With your Ficus lyrata, you can actually do a neat trick because of its tendency to grow water roots. When planting in a secondary pot, add gravel, pumice, or LECA to the outer pot. Any water that drains into that pot will evaporate over time but won’t be touching the sole of the interior pot, contributing to a humid environment.
Your fiddle leaf fig tree will also send down water roots over time and be able to take up some of that extra water without exposing itself to rot issues.
Stones, gravel, whatever you can find – toss ’em in.
You should fertilize your fiddle leaf fig tree in the spring and summer, probably monthly depending on its rate of growth. You can add this fertilizer as part of your watering schedule, just make sure to dilute a balanced liquid fertilizer.
Nutrients take the form of salts in fertilizer, so too much can shock the plant and damage its leaves. You’ll want to flush the soil out with water if you notice your plant trying to push these salts out to the edges of the leaves – they’ll look brown and crispy.
Start slow. Fertilizers can really turn this slow-growing plant into a faster grower, so also keep in mind how big a plant you want.
Explaining how to prune your Fiddle leaf fig tree as a bonsai is a little out of scope for this care guide, but generally, all pruning is best done during the spring.
This is a sensitive plant. When you cut off leaves, you’re removing the nutrients stored inside.
You can cut/prune during the winter months, it’s fine, but you’ll see fewer buds and less growth from where you do.
A quick question for you: what’s better than a fiddle leaf fig tree?
How about… three fiddle leaf figs?
If you just finished pruning or you want to change the shape of your FLF, this is a great opportunity to propagate some additional plants for your friends and family.
Propagating fiddle leaf figs with stem cuttings
You’ll need the following materials to start: pruning shears, rooting hormone (optional), water, a jar, and a healthy fiddle leaf fig tree.
- Find where you want to make a cut on your plant. You’re going to try to grab at least 6 inches of stem, ideally with at least 3 healthy leaves on top. If there are more leaves on the bottom, this is great too, you’ll just need to remove them.
- Trim your stem so that you have at least 2-3 inches of the stem before a leaf, and an exposed node near the bottom, where roots will form.
- Dip the bottom of your stem cutting in rooting hormone (optional) and then place it into your jar of water.
- Place your cuttings in a location with plenty of bright indirect light, changing out the water every 2 days or so, but at least once a week.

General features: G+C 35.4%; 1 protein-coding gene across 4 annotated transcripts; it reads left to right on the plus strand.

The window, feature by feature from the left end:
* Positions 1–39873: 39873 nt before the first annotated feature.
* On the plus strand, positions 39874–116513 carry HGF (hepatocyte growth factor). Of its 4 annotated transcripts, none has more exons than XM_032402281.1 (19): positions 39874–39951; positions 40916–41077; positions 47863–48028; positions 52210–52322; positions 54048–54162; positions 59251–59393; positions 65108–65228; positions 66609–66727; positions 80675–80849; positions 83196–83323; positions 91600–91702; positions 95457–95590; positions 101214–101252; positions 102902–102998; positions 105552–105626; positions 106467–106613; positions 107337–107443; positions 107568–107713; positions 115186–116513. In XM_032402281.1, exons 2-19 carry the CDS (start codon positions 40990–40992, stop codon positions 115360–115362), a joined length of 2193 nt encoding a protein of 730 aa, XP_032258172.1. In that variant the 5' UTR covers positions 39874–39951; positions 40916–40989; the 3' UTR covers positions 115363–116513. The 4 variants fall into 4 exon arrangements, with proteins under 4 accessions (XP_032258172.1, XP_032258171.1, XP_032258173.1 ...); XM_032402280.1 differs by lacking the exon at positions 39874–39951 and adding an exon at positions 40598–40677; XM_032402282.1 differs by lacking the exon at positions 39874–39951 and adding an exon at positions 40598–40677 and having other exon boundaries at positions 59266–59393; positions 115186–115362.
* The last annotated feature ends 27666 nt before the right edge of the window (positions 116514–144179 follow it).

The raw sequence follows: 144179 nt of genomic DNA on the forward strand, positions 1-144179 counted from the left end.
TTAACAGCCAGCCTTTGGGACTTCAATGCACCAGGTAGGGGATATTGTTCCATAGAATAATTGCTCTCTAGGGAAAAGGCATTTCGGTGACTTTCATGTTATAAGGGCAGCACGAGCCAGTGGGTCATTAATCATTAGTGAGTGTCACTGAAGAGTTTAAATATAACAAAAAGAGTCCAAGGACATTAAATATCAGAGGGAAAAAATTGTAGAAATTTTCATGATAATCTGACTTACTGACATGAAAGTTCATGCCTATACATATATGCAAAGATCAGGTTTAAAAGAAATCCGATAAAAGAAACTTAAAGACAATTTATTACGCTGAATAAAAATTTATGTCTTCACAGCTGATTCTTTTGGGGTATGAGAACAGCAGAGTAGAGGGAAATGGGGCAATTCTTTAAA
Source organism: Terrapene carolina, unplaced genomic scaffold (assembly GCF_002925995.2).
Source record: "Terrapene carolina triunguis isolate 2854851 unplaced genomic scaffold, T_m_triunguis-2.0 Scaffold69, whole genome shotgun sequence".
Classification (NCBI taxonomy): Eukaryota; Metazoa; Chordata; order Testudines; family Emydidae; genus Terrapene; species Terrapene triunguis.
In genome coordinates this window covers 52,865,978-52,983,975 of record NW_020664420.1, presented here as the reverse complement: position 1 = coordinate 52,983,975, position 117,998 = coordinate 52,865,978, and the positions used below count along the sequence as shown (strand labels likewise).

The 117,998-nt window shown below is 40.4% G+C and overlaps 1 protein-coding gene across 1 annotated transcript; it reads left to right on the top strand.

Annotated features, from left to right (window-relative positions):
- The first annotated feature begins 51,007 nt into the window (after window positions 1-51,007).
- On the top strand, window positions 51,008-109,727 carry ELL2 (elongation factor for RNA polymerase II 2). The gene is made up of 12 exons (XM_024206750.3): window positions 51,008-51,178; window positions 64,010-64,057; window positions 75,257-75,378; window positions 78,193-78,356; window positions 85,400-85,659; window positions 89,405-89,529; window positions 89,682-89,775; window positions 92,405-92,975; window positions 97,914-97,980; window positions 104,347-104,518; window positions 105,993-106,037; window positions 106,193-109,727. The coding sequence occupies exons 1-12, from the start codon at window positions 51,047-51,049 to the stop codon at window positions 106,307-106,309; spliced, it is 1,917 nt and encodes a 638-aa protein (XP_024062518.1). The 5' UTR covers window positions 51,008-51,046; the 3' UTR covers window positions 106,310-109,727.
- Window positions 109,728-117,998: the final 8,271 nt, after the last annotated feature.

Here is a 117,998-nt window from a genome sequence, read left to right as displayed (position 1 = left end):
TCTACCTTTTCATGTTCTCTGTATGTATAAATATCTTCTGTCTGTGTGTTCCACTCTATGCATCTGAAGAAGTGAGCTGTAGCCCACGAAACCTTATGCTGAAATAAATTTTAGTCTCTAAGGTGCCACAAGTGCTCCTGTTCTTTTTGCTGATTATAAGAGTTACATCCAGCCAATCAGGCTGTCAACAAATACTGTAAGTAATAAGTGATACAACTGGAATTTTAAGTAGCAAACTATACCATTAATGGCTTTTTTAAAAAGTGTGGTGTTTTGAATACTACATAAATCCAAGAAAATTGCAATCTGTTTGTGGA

You can keep humidity high for these cuttings with either a clear plastic bag or any large clear container. It can sometimes be hard to find something large enough because of its large leaves.
After 3-4 weeks, you’ll see roots around 2 inches long. That’s how you know it’s time to replant into regular potting soil, keeping it moist and humid as it matures.
You can do this with any size plant. If you’re grabbing a younger stem from the bottom of your fiddle leaf fig tree, you can even place it right into the soil. Remember: high moisture, high humidity.
- Start with a healthy plant. If your plant has issues, you don’t want to stress it out more by cutting off a source of nutrients and light exposure.
- Propagating during the growing season. Fiddle leaf fig roots a lot faster with the brighter light of the spring and summer, and this is when the plant itself is preparing its nutrients and getting ready to send out new roots.
- Keep your tools clean. Sterilized tools protect your plant from any bacteria or fungus you might be introducing. You can either boil them or use rubbing alcohol.
- Cut your stem at an angle. Either cut a V-shaped notch or at a 45-degree angle to give yourself a lot of surface area for rooting. Cutting at an angle also makes sure the stem cutting won’t sit flush with the bottom of your container, which makes it hard for water to travel up the stem.
The beautiful fiddle-leaf fig tree may seem like a hardy plant, but it can encounter issues just like any other. Below are three common issues you may experience with your fiddle leaf fig and ways to identify and resolve them.
Honestly, most issues are location-based. Once you have your FLF in its favorite location, they’re actually a delight to care for.
If you notice your Fiddle leaf fig tree’s leaves are hanging downward, not standing up, and generally looking sad, it’s often an issue with light or water.
Not enough water. You’ll feel the soil and it’ll be dry. You’ll know… hey, I think I forgot to water this plant. Or else you’ll have it in a very bright location with direct sunlight. You’ll want to increase your watering frequency, add humidity, and even adjust the location slightly.
Not enough light. The easiest thing to check is… do you have your fiddle leaf fig tree in a location that’s really bright? If not, nudge it a bit closer to a window and see if the leaves perk up. You really don’t want to move this houseplant too much at once, so small changes are almost always preferred.
Drooping leaves can also occur from brushing against your plant a lot, known as mechanical damage. You’d also expect to see brown edges from where you touch the plant most often. You might want to move it out of the path of mechanical damage if possible, because its leaves are hard to recover.
Remember, fiddle leaf fig trees don’t get new buds on the bottom, so the only way to get new growth and improve their quality is to really prune it all the way back to the bottom and start over.
Take care of those lower leaves!
Brown spots on leaves